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South Africa In Total Darkness After Flooding Caused By Heavy Rain Falls Submerged Poor Neighborhoods, Power Station, Coal Mines In Gauteng Near Capital Pretoria

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At least 700 homes have been washed away near the capital, Pretoria after Heavy rains battered parts of South Africa, submerging whole neighborhoods and flooding coal mines and power stations in a nation already hit by electricity blackouts.

The banks of two rivers burst submerging about 700 homes built with flimsy material in the poor neighborhoods of Mamelodi, east of Pretoria, SABC reported. South Africa’s weather bureau has warned of further flooding in the economic heartland of Gauteng and several other provinces.

The emergency services had rescued people who had climbed on to the roofs of homes and cars to escape rising water levels since Monday morning.

City officials said One person had died in the floods.

South Africa is the latest African state to be hit by floods. Almost 300 people have died and 2.8 million people have been affected by recent floods in East and central Africa, according to the UN Office for the Co-ordination of Humanitarian Affairs

The state-run power company warned of further electricity cuts, saying heavy rains had affected its operations. The power cuts, known as load shedding in South Africa, have halted gold and diamond production at some leading mines.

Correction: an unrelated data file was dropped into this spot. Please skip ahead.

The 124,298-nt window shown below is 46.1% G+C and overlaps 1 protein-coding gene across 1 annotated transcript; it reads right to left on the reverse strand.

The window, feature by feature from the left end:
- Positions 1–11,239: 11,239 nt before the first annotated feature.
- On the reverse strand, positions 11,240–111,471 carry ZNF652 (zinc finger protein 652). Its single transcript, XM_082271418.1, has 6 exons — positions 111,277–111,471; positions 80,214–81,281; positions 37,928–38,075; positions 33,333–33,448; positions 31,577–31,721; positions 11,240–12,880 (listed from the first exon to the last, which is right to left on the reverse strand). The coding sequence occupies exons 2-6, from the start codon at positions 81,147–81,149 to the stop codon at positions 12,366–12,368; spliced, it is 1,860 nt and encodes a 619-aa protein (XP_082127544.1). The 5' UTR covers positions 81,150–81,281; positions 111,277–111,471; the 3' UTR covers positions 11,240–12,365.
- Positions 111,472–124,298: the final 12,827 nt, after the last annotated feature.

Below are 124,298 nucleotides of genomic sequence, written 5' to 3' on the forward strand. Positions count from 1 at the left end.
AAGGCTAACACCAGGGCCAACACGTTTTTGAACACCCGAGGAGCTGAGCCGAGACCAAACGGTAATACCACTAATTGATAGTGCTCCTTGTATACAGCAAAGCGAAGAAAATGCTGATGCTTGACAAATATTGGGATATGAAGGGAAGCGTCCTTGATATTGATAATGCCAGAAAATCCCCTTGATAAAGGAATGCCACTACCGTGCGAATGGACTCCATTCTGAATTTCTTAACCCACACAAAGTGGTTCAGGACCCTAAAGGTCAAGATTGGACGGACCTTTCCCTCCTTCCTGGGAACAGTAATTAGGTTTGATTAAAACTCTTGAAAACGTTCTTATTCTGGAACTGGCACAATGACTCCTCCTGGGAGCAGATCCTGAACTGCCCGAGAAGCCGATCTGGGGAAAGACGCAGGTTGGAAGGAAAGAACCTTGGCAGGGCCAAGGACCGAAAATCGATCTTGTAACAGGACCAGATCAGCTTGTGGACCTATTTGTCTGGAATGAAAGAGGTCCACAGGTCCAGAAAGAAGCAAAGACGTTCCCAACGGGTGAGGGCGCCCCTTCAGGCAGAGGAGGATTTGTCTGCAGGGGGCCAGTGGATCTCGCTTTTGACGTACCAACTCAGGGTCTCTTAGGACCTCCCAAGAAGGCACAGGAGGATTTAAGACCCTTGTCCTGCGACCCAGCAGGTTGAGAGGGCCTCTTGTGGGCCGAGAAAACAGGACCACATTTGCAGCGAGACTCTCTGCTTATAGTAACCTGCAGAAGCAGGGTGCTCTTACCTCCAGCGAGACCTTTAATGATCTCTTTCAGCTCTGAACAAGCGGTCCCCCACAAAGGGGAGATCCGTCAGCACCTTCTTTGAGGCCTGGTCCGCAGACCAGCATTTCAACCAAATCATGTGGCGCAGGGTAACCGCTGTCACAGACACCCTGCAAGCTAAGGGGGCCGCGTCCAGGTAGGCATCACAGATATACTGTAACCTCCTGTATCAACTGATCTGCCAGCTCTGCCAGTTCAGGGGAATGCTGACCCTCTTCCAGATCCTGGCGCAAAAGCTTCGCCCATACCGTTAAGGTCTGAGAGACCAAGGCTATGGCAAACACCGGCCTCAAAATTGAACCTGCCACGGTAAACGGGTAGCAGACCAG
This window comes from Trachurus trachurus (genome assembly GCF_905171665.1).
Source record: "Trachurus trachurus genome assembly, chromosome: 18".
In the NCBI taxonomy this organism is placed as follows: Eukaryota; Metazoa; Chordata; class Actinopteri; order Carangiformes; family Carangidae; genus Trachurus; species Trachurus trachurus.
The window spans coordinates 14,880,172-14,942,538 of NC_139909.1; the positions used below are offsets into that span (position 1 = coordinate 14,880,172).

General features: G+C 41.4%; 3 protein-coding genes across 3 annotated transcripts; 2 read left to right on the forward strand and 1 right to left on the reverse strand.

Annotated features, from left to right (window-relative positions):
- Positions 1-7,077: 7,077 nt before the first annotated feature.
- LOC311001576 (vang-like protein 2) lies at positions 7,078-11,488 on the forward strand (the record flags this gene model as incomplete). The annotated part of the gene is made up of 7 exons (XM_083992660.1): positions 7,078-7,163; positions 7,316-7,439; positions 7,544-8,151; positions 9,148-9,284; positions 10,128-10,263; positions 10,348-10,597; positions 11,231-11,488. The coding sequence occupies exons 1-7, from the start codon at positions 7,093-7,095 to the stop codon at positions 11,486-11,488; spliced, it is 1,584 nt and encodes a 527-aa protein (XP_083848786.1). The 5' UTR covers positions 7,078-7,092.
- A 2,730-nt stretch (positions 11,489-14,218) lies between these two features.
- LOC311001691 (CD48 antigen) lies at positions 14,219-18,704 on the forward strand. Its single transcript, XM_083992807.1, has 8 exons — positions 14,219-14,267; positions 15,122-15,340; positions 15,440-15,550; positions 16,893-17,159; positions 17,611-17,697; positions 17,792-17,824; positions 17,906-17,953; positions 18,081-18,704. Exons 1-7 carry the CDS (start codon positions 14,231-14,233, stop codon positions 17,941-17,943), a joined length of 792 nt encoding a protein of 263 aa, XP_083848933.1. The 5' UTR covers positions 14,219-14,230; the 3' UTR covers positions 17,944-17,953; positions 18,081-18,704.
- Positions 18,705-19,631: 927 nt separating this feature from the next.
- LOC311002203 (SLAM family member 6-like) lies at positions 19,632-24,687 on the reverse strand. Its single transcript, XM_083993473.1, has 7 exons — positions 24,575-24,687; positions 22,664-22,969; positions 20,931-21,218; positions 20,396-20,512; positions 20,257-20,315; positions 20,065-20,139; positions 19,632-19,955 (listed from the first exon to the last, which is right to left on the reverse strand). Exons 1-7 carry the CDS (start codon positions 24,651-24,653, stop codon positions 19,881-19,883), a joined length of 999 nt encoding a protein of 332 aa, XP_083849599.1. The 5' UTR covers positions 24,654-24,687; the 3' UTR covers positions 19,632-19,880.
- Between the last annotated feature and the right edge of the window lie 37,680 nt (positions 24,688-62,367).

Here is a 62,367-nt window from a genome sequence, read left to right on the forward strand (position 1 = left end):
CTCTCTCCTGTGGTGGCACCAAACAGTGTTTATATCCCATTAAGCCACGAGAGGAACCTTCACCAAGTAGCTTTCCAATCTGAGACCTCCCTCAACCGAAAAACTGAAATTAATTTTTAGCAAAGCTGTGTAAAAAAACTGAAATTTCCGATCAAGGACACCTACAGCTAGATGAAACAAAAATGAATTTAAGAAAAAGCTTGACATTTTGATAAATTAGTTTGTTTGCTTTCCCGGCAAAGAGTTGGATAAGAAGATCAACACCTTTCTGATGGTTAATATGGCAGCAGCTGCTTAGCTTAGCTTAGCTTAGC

State-run power company Eskom said 6,000 megawatts of electricity – roughly 10% of the grid – was being switched off.

It said flooding at a coal mine and power station had disrupted supplies to homes and businesses. “The outlook for this week is to maintain load shedding because of the weather, because of the coal handling challenges that we’ve got,” Eskom’s chief operations officer Jan Oberholzer told the privately owned eNCA news channel.

Meanwhile the crisis has forced President Cyril Ramaphosa to shorten his trip to Egypt. His decision to return from Egypt came after the main opposition Democratic Alliance (DA) criticized him for going abroad during the crisis.

Earlier, Mr Ramaphosa acknowledged that years of corruption and mismanagement lay behind Eskom’s troubles.

He insisted the government was taking the necessary steps to fix Eskom and other state companies like the national airline, which is now teetering on the brink of

 

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